Legions of scientists have studied and taken images of the Crab Nebula — in fact, it’s one of the most-studied object in space. But until now, astronomers have never been able to glimpse the object at the heart of the massive gas cloud. Until now. New Hubble images have revealed a fast-moving neutron star at the heart of the nebula.
The Crab Nebula, which lies 6500 light years away from Earth, was created by a supernova long ago. A massive star in the Taurus constellation exploded at immense speeds, creating the expanding cloud of gas we see today, called a supernova remnant. Most images of the nebula focus on the intense colors and shapes of the nebula’s outer filaments, but what’s going on in the heart of the cloud may be even more interesting.
It turns out that when the original star making up the nebula exploded, it left behind its inner core, a strange and exotic object known as a neutron star. While this star has roughly the same mass as our sun, it only measures a few tens of kilometers across — an incredible density made possible by the compression of the subatomic particles that make up the star. Until now, it’s been almost impossible to capture this star’s movement on camera due to its high speed: it rotates approximately 30 times per second.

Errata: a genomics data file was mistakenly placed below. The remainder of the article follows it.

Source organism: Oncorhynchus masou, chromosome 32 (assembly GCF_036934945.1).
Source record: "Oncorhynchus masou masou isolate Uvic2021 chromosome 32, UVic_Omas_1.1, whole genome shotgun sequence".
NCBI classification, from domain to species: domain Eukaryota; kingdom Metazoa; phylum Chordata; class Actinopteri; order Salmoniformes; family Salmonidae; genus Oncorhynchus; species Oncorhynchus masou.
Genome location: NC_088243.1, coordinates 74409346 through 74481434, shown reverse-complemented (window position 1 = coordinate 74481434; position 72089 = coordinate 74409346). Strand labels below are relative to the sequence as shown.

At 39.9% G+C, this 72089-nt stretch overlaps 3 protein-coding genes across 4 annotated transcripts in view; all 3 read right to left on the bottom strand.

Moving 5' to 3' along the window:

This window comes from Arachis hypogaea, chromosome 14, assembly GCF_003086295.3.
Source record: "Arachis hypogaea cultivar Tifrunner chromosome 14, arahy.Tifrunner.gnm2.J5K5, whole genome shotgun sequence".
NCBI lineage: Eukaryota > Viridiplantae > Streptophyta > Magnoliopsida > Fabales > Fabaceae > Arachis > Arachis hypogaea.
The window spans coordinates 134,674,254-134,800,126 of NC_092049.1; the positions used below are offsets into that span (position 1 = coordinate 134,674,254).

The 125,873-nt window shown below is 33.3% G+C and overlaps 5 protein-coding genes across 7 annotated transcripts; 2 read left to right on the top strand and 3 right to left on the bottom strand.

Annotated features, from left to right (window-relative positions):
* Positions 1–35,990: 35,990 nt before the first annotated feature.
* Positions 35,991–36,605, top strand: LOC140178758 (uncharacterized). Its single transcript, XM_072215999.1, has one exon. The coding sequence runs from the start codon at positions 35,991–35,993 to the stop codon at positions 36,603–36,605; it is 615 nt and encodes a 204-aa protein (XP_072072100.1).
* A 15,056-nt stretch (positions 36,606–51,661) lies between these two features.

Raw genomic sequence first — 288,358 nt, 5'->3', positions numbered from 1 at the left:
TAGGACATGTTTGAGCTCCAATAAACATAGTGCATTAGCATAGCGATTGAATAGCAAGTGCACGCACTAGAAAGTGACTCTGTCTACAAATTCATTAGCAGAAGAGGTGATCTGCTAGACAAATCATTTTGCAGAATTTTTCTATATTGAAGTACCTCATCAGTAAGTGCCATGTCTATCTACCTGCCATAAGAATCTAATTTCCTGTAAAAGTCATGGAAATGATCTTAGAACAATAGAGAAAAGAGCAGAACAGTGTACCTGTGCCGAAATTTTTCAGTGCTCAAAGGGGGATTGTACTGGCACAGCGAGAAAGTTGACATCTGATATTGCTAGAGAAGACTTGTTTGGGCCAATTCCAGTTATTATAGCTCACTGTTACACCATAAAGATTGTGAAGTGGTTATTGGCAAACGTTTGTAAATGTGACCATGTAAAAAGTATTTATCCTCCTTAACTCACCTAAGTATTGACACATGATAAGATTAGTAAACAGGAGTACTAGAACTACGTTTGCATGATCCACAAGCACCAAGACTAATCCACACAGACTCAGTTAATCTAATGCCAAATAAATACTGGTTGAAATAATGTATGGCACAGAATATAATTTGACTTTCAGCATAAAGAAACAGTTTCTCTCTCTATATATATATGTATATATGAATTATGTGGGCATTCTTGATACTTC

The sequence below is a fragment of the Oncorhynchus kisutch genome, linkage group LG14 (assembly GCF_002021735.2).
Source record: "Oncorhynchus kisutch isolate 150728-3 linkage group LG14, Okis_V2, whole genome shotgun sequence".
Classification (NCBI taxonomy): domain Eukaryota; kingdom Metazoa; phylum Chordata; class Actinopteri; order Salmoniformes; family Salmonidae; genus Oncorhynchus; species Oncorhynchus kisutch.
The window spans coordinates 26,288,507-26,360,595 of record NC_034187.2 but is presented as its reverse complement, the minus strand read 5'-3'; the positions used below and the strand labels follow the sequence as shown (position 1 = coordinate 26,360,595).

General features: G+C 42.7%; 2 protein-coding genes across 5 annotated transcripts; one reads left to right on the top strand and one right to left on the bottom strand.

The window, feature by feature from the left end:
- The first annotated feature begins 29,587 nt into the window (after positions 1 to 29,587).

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To capture the neutron star, astronomers used the Hubble Space Telescope to take three high-resolution images about 10 years apart each. Those images were combined together to create a sort of time-lapse showing bright “ripples” in the center of the nebula; bands of light are actually caused by the radiation of electrons spiraling through the star’s magnetic field at nearly the speed of light.
This isn’t the first time the Crab Nebula has made history. The supernova explosion that created the cloud was one of the first such events in recorded human history. In the year 1045, astronomers in Japan and China noticed a bright new star in the night sky said to be nearly as bright as the moon. That bright light was caused by the distant explosion, and over the next several years it gradually faded until it was invisible to the naked eye. Luckily, it’s still possible to see with the help of the Hubble.
Images via ESA/Hubble